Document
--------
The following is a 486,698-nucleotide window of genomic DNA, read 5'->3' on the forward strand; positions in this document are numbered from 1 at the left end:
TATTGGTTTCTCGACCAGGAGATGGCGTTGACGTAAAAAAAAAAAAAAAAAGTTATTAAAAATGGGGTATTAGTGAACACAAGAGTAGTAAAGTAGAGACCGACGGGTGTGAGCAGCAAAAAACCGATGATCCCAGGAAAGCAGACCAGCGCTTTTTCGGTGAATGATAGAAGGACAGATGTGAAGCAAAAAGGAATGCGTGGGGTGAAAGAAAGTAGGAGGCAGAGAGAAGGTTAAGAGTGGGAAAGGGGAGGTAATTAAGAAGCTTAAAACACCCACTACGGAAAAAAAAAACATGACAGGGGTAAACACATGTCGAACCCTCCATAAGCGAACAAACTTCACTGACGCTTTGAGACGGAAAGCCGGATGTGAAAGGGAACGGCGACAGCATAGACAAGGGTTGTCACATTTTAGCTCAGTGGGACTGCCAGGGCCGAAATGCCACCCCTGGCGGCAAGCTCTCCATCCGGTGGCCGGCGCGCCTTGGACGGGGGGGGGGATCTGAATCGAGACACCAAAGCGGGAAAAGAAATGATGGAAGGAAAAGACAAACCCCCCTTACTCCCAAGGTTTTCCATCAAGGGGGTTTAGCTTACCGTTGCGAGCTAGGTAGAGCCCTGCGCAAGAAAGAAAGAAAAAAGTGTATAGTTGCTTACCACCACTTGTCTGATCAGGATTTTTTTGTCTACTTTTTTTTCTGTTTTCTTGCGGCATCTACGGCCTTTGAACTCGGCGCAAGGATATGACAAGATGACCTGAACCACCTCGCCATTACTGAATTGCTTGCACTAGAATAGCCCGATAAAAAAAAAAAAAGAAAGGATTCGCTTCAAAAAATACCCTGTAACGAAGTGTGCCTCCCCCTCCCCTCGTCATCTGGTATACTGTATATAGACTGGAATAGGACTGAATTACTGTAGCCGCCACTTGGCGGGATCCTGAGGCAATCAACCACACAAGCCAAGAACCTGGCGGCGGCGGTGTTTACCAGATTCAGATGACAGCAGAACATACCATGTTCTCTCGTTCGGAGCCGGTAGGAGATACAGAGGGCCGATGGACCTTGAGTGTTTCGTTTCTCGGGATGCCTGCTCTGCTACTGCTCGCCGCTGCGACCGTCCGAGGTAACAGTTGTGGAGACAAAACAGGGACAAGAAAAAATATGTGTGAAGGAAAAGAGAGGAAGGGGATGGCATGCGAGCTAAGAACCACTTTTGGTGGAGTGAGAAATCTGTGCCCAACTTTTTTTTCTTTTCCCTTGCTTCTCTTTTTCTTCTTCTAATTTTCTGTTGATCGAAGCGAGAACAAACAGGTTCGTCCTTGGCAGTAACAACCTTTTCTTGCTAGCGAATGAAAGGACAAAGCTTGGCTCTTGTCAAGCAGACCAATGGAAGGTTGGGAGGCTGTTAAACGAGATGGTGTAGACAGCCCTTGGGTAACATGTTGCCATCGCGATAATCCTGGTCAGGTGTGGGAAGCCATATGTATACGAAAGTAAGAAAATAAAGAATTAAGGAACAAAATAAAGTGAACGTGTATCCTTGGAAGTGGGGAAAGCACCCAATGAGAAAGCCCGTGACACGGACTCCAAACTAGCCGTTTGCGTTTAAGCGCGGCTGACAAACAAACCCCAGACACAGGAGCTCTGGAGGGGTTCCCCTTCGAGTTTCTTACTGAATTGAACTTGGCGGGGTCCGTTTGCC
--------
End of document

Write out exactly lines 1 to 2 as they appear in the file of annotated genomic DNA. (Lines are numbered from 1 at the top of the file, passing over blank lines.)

The following is a 486,698-nucleotide window of genomic DNA, read 5'->3' on the forward strand; positions in this document are numbered from 1 at the left end:
TATTGGTTTCTCGACCAGGAGATGGCGTTGACGTAAAAAAAAAAAAAAAAAGTTATTAAAAATGGGGTATTAGTGAACACAAGAGTAGTAAAGTAGAGACCGACGGGTGTGAGCAGCAAAAAACCGATGATCCCAGGAAAGCAGACCAGCGCTTTTTCGGTGAATGATAGAAGGACAGATGTGAAGCAAAAAGGAATGCGTGGGGTGAAAGAAAGTAGGAGGCAGAGAGAAGGTTAAGAGTGGGAAAGGGGAGGTAATTAAGAAGCTTAAAACACCCACTACGGAAAAAAAAAACATGACAGGGGTAAACACATGTCGAACCCTCCATAAGCGAACAAACTTCACTGACGCTTTGAGACGGAAAGCCGGATGTGAAAGGGAACGGCGACAGCATAGACAAGGGTTGTCACATTTTAGCTCAGTGGGACTGCCAGGGCCGAAATGCCACCCCTGGCGGCAAGCTCTCCATCCGGTGGCCGGCGCGCCTTGGACGGGGGGGGGGATCTGAATCGAGACACCAAAGCGGGAAAAGAAATGATGGAAGGAAAAGACAAACCCCCCTTACTCCCAAGGTTTTCCATCAAGGGGGTTTAGCTTACCGTTGCGAGCTAGGTAGAGCCCTGCGCAAGAAAGAAAGAAAAAAGTGTATAGTTGCTTACCACCACTTGTCTGATCAGGATTTTTTTGTCTACTTTTTTTTCTGTTTTCTTGCGGCATCTACGGCCTTTGAACTCGGCGCAAGGATATGACAAGATGACCTGAACCACCTCGCCATTACTGAATTGCTTGCACTAGAATAGCCCGATAAAAAAAAAAAAAGAAAGGATTCGCTTCAAAAAATACCCTGTAACGAAGTGTGCCTCCCCCTCCCCTCGTCATCTGGTATACTGTATATAGACTGGAATAGGACTGAATTACTGTAGCCGCCACTTGGCGGGATCCTGAGGCAATCAACCACACAAGCCAAGAACCTGGCGGCGGCGGTGTTTACCAGATTCAGATGACAGCAGAACATACCATGTTCTCTCGTTCGGAGCCGGTAGGAGATACAGAGGGCCGATGGACCTTGAGTGTTTCGTTTCTCGGGATGCCTGCTCTGCTACTGCTCGCCGCTGCGACCGTCCGAGGTAACAGTTGTGGAGACAAAACAGGGACAAGAAAAAATATGTGTGAAGGAAAAGAGAGGAAGGGGATGGCATGCGAGCTAAGAACCACTTTTGGTGGAGTGAGAAATCTGTGCCCAACTTTTTTTTCTTTTCCCTTGCTTCTCTTTTTCTTCTTCTAATTTTCTGTTGATCGAAGCGAGAACAAACAGGTTCGTCCTTGGCAGTAACAACCTTTTCTTGCTAGCGAATGAAAGGACAAAGCTTGGCTCTTGTCAAGCAGACCAATGGAAGGTTGGGAGGCTGTTAAACGAGATGGTGTAGACAGCCCTTGGGTAACATGTTGCCATCGCGATAATCCTGGTCAGGTGTGGGAAGCCATATGTATACGAAAGTAAGAAAATAAAGAATTAAGGAACAAAATAAAGTGAACGTGTATCCTTGGAAGTGGGGAAAGCACCCAATGAGAAAGCCCGTGACACGGACTCCAAACTAGCCGTTTGCGTTTAAGCGCGGCTGACAAACAAACCCCAGACACAGGAGCTCTGGAGGGGTTCCCCTTCGAGTTTCTTACTGAATTGAACTTGGCGGGGTCCGTTTGCC